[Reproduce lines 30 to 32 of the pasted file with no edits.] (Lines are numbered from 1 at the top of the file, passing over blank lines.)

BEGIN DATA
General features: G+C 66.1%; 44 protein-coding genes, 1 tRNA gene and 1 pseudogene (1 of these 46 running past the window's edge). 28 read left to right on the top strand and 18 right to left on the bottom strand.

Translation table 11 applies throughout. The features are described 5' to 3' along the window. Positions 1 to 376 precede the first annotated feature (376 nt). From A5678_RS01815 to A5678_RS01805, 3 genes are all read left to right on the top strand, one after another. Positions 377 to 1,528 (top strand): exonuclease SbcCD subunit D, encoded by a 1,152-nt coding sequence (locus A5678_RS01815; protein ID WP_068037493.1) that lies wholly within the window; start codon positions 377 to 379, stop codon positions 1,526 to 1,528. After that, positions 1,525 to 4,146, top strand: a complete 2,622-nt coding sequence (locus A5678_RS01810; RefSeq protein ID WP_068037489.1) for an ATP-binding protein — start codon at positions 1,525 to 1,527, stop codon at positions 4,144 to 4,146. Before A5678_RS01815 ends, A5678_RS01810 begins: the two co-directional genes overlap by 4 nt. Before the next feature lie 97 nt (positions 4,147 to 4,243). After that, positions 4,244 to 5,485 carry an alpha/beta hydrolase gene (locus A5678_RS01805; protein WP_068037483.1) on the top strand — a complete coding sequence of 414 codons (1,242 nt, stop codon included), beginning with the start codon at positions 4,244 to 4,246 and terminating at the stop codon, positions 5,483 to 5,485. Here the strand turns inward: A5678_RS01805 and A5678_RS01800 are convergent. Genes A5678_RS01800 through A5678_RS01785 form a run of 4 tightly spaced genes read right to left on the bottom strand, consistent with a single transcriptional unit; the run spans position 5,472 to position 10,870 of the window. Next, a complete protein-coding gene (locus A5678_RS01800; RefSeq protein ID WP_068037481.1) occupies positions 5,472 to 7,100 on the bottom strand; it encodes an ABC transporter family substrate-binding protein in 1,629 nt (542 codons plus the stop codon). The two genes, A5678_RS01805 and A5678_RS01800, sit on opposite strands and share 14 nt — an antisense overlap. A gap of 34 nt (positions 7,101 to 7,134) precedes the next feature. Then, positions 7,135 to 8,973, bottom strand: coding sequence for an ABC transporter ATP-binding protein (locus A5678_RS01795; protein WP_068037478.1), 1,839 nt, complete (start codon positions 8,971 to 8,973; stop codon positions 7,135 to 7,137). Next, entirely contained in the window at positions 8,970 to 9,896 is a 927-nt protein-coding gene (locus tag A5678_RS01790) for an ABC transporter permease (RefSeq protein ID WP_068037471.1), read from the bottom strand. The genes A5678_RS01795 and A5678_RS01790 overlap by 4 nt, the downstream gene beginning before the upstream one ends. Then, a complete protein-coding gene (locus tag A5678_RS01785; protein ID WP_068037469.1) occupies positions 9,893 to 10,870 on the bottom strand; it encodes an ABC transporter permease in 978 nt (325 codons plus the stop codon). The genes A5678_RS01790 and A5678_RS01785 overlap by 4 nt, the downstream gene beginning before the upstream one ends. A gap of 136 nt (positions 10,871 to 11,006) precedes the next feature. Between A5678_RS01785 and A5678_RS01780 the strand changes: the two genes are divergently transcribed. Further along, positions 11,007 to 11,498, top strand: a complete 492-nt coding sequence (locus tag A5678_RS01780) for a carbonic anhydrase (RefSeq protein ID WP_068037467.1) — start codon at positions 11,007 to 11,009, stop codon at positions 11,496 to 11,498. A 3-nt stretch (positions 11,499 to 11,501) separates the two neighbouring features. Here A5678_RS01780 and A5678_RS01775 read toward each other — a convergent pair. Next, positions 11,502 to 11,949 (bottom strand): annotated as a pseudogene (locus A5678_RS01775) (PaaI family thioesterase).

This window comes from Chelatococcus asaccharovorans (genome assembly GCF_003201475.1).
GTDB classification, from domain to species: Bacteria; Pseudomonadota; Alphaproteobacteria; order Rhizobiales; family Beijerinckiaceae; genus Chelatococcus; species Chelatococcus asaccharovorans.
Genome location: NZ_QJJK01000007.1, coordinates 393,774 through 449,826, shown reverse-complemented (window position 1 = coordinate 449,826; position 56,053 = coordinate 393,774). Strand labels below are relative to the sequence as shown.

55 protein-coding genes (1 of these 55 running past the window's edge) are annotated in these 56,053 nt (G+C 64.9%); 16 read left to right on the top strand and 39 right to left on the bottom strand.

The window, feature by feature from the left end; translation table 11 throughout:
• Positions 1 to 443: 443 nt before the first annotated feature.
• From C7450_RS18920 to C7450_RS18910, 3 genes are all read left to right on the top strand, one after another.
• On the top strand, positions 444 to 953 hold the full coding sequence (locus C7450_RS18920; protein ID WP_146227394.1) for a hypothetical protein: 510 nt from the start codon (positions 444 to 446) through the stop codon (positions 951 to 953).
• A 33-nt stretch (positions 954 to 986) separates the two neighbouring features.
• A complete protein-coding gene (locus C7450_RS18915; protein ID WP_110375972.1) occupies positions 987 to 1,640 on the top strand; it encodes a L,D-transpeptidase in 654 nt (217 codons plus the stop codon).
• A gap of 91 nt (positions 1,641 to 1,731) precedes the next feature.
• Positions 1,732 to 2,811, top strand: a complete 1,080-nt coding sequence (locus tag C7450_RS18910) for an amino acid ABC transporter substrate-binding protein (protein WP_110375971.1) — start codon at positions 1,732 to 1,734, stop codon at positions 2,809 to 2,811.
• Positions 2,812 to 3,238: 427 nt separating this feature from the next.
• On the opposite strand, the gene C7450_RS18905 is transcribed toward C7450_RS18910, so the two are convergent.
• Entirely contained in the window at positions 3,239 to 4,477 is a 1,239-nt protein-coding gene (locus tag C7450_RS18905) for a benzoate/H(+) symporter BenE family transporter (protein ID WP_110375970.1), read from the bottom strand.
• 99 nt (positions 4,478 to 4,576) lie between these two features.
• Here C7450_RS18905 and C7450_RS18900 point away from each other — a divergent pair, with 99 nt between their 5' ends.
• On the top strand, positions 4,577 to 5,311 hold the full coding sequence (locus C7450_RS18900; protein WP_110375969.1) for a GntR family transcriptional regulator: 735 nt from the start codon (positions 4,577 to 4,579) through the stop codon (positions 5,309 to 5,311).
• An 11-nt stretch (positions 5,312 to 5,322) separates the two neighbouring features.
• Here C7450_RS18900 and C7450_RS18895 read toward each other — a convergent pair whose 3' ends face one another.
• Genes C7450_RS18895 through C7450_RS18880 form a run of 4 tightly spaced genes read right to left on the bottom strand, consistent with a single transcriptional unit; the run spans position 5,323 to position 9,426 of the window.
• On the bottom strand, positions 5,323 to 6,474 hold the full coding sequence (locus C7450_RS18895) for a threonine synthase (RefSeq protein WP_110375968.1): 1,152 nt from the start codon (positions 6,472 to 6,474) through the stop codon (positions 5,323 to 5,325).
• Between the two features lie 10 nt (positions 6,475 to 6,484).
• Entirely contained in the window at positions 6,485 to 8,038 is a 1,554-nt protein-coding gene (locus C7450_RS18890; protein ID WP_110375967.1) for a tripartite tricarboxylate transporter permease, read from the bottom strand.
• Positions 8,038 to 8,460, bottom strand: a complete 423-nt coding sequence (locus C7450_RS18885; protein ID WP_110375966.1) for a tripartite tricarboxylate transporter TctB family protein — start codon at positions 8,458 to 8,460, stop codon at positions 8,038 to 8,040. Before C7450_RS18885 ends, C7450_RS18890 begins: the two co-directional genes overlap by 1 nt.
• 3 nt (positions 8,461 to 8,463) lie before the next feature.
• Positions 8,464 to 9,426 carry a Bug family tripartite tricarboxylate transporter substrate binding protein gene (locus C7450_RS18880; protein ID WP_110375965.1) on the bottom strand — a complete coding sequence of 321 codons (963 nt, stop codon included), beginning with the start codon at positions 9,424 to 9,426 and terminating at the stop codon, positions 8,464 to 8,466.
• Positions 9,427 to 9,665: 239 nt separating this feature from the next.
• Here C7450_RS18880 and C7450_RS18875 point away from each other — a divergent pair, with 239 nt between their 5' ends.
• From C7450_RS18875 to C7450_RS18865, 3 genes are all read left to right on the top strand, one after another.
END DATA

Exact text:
• Positions 9,427 to 9,665: 239 nt separating this feature from the next.
• Here C7450_RS18880 and C7450_RS18875 point away from each other — a divergent pair, with 239 nt between their 5' ends.
• From C7450_RS18875 to C7450_RS18865, 3 genes are all read left to right on the top strand, one after another.